China’s entry into the WTO has also been good for American farmers, with our agricultural exports to China up over 1,000% since 2001, while farm shipments to other markets increased 130%. Last year, U.S. agricultural exports to China were up 91% YoY, while they declined 3% to the rest of the world. Almost one-third of the entire U.S. soybean crop is sold to China, as well as over one-quarter of our cotton crop.

Many of our companies have thrived by doing business in China, which is the world’s fastest growing consumer market. For example, Nike reported double-digit revenue growth in Greater China for 22 consecutive quarters prior to the COVID-19 outbreak. After a three-quarter pause due to the pandemic, double-digit growth resumed in the company’s quarter ending in November, 2020. Apple reported its highest-ever revenue in China during its quarter ending in December, 2020. Last year, GM again sold more cars in China than in the U.S. And China is especially important to the U.S. semiconductor industry, accounting for about 26% of Intel's global revenue, 55% for Texas Instruments and 60% for Qualcomm. 

Q: But, isn’t the theft of intellectual property a huge obstacle for American companies?

Theft of intellectual property (IP) is a concern for many American companies, but there has been meaningful progress over the last decade.

As Chinese companies have moved up the value chain, the need for stronger legal protection of their own IP has driven change, and this has also benefited foreign firms.

Over recent years, the Chinese government has made significant improvements to its framework for protecting IP. All major IP laws have been amended, and the results have been positive for American companies. In software, for example, Microsoft has won all 63 of the copyright infringement cases it brought in Chinese courts, and Autodesk won all 10 of its cases. China established special IP courts in a few cities, and in Beijing, foreign plaintiffs won all of the cases they filed the first year of the court’s operation. Across all of the IP courts, as of 2019, foreign firms had higher win rates and average damages than Chinese firms. In civil cases between Chinese and foreign firms, the foreign party won 68% of the time.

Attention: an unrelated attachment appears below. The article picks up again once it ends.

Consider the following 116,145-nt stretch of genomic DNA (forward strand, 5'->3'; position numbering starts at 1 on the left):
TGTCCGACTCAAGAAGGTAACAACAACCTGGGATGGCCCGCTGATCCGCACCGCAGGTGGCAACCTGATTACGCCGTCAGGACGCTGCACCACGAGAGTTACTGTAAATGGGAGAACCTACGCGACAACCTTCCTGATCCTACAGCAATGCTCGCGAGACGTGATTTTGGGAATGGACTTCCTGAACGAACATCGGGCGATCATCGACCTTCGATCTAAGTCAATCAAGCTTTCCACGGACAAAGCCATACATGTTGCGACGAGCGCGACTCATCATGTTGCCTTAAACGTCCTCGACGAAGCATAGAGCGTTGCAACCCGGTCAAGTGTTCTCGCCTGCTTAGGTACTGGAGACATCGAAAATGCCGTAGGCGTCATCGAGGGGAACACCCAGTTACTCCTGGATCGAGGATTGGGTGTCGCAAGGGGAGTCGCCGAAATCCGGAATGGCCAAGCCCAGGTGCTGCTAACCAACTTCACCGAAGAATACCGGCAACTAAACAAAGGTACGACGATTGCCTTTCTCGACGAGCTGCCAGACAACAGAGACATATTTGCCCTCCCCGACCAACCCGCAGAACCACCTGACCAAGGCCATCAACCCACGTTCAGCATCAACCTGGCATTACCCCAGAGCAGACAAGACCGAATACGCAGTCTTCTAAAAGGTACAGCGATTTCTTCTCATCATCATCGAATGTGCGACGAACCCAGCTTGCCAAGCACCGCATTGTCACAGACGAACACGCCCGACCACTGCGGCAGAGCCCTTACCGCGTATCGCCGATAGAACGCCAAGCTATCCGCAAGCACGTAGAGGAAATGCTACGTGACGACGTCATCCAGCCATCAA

Between 1999 and 2019, royalty payments by Chinese companies to American firms rose by 24 times, far faster than the pace of China’s economic growth.

The American Chamber of Commerce in China recently surveyed its member companies, and only 3% reported being forced to transfer IP or technology “due to informal pressure from business authorities.” Only 17% of companies said lack of sufficient IP protection was a barrier to their innovation in China, down from 26% in 2019. Sixty-one percent of American firms in China said IP protection improved in 2020, up from 37% in 2016, according to surveys by the U.S.-China Business Council.